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Optics Express

Optics Express

  • Editor: Andrew M. Weiner
  • Vol. 22, Iss. 2 — Jan. 27, 2014
  • pp: 2078–2091
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Flexible TWDM PON system with pluggable optical transceiver modules

Ning Cheng, Jianhe Gao, Chengzhi Xu, Bo Gao, Dekun Liu, Lei Wang, Xuming Wu, Xiaoping Zhou, Huafeng Lin, and Frank Effenberger  »View Author Affiliations


Optics Express, Vol. 22, Issue 2, pp. 2078-2091 (2014)
http://dx.doi.org/10.1364/OE.22.002078


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Abstract

A flexible TWDM PON system is proposed which allows pay-as-you-grow in capacity, supports load balancing among different ODNs, and achieves significant power saving at OLT. Integrated OLT transceiver in enhanced CFP module and low-cost tunable ONU transceiver in SFP+ module are developed, for the first time, for cost effective deployment of TWDM PONs. System experiments demonstrate error free performance with 36 dB power budget in a flexible TWDM PON test bed.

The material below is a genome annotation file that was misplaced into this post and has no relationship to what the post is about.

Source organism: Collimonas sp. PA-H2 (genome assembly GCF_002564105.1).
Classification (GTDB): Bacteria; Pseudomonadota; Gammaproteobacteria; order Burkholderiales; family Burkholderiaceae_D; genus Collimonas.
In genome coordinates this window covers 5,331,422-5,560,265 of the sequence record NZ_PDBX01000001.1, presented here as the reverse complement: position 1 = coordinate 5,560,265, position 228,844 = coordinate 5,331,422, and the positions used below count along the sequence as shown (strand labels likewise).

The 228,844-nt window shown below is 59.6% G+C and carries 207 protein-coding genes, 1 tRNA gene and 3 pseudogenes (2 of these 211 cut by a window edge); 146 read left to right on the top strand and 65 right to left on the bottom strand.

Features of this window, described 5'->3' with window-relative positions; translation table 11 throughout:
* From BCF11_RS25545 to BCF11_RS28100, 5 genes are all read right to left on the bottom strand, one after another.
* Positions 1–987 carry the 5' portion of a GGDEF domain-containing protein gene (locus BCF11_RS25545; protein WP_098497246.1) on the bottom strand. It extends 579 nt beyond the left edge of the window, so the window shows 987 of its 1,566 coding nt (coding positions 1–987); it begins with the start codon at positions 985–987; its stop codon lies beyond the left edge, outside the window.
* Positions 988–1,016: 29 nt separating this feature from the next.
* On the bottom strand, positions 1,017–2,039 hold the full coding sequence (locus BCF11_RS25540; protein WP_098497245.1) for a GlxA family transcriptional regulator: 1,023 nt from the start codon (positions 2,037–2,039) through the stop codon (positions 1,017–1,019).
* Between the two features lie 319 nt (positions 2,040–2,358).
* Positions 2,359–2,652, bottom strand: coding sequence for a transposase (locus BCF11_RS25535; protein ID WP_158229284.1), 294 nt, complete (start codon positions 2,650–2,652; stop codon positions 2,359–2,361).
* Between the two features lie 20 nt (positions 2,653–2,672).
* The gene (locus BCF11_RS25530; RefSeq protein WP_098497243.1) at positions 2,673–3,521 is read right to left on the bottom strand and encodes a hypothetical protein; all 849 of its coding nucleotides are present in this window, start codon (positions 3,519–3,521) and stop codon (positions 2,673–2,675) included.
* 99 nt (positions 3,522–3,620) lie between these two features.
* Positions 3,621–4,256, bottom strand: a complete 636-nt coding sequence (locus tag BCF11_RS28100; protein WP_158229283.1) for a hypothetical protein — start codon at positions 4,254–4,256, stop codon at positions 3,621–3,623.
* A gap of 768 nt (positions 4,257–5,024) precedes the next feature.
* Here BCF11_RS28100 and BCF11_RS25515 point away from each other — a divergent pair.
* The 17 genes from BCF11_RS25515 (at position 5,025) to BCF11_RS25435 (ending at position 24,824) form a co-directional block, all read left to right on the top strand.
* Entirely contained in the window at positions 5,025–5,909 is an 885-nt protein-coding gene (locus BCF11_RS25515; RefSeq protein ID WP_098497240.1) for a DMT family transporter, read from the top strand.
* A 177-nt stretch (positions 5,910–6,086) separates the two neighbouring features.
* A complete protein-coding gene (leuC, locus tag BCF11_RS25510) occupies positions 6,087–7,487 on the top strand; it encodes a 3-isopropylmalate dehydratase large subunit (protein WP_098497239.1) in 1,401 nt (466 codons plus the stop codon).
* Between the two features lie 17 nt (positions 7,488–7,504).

© 2014 Optical Society of America

1. Introduction

In addition to the proposed flexible TWDM PON architecture, we also developed, for the first time, pluggable OLT and ONU (optical network unit) optical transceiver modules for cost effective deployment of TWDM PONs. The OLT transceiver in enhance CFP (C Form Factor Pluggable) module consists of 4 × 10-Gb/s transmitters, 4 × 2.5-Gb/s burst-mode optical receivers, optical multiplexer/demultiplexer and integrated optical amplifiers. The low-cost ONU transceiver in SFP+ (Small Form Factor Pluggable) package includes a tunable laser and a tunable receiver. With these pluggable transceiver modules, a flexible TWDM PON system is demonstrated for error-free performance with more than 36dB power budget.

2. Flexible TWDM PON architecture

Figure 1
Fig. 1 Standard TWDM PON architecture.